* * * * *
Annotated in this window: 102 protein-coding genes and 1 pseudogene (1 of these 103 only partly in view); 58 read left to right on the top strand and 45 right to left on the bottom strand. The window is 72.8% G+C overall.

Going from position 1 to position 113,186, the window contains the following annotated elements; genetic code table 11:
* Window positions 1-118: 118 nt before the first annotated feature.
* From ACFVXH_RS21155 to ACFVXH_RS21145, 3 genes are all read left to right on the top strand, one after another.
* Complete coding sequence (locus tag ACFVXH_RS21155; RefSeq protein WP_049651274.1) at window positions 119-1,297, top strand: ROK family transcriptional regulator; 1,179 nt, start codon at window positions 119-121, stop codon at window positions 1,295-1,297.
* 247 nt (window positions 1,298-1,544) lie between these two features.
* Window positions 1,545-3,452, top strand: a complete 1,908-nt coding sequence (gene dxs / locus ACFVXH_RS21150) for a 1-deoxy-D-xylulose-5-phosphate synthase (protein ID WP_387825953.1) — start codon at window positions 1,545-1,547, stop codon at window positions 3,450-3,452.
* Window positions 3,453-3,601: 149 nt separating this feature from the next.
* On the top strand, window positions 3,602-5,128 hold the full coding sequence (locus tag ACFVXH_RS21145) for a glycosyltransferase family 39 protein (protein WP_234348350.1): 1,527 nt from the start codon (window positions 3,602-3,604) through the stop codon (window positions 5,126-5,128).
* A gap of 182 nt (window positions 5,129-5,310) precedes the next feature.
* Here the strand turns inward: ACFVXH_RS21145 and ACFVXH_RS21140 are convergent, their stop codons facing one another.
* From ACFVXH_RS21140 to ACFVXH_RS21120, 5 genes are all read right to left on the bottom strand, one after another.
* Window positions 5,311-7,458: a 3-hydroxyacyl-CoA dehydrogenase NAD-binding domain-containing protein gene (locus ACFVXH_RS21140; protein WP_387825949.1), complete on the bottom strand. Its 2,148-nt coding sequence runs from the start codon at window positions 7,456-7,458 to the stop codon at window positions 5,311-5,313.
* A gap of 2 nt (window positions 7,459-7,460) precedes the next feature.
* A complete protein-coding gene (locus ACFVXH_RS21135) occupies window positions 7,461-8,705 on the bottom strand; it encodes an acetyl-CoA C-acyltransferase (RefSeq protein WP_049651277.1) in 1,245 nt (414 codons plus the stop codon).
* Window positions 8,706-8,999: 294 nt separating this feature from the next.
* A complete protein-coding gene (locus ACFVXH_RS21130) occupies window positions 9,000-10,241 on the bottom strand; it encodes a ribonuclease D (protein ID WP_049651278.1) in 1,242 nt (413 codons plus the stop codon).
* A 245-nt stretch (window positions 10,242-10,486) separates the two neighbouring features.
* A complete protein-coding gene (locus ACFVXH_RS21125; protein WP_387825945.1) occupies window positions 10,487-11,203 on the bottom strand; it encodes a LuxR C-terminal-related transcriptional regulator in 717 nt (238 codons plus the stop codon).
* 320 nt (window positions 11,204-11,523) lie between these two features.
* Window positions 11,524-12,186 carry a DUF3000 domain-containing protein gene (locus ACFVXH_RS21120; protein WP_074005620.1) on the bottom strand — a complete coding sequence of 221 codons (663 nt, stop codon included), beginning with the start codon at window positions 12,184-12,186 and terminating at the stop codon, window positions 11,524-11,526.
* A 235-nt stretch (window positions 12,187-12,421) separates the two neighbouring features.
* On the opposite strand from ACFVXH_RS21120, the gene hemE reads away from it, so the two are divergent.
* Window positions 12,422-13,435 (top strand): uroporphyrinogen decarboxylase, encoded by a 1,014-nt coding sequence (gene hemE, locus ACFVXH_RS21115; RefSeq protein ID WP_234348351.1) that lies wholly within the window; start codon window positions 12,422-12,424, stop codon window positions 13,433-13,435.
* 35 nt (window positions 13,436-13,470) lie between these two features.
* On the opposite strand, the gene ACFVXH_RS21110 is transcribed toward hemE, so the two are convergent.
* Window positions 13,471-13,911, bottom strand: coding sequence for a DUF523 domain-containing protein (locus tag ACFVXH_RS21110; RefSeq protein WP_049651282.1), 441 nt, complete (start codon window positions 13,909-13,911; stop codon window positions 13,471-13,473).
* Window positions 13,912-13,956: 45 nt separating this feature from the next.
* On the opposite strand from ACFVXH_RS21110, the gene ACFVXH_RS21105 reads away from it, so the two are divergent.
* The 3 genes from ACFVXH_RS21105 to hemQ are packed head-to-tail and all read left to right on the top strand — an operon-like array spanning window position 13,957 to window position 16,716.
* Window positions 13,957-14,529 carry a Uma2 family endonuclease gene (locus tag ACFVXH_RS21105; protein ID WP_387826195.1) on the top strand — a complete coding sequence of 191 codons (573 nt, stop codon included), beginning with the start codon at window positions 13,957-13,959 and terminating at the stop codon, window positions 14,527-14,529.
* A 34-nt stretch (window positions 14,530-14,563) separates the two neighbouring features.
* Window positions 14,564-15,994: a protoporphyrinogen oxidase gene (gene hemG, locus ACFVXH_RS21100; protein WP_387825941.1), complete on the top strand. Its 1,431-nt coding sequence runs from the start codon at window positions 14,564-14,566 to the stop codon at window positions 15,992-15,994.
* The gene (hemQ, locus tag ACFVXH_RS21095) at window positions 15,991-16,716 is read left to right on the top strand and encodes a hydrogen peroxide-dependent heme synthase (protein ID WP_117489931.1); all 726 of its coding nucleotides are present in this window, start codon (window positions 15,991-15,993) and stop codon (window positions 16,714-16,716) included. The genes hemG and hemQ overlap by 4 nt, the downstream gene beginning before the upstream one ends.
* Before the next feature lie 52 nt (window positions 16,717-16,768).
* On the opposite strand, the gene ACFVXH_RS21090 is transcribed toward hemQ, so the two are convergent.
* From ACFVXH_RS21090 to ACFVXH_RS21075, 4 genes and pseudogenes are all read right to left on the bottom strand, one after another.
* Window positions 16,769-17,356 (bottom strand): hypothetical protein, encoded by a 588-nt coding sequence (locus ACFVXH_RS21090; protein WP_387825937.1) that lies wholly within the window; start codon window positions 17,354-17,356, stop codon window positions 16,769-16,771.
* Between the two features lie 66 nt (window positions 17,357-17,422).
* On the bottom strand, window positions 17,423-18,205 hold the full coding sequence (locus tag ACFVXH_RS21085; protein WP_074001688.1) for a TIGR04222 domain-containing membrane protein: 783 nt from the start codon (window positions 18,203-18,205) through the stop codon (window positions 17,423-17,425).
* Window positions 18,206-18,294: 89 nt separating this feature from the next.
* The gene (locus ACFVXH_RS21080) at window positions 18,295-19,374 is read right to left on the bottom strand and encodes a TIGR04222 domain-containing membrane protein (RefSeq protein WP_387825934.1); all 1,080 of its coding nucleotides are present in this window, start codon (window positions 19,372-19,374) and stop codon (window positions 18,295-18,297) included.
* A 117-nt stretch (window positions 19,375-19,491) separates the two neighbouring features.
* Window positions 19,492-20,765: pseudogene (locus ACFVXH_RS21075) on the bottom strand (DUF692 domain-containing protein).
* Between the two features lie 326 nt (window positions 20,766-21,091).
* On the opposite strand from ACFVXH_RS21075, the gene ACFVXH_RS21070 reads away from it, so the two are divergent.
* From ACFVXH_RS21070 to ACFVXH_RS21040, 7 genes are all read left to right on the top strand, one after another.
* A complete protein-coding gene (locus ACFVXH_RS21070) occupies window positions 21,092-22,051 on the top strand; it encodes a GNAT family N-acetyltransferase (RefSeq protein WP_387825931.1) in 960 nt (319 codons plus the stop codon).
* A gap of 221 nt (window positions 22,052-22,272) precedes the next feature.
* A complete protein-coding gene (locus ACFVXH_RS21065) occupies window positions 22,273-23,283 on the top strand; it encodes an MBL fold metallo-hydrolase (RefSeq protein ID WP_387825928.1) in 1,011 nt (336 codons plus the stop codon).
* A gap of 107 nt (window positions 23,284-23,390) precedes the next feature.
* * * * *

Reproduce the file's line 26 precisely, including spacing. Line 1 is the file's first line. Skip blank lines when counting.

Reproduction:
* On the opposite strand, the gene ACFVXH_RS21110 is transcribed toward hemE, so the two are convergent.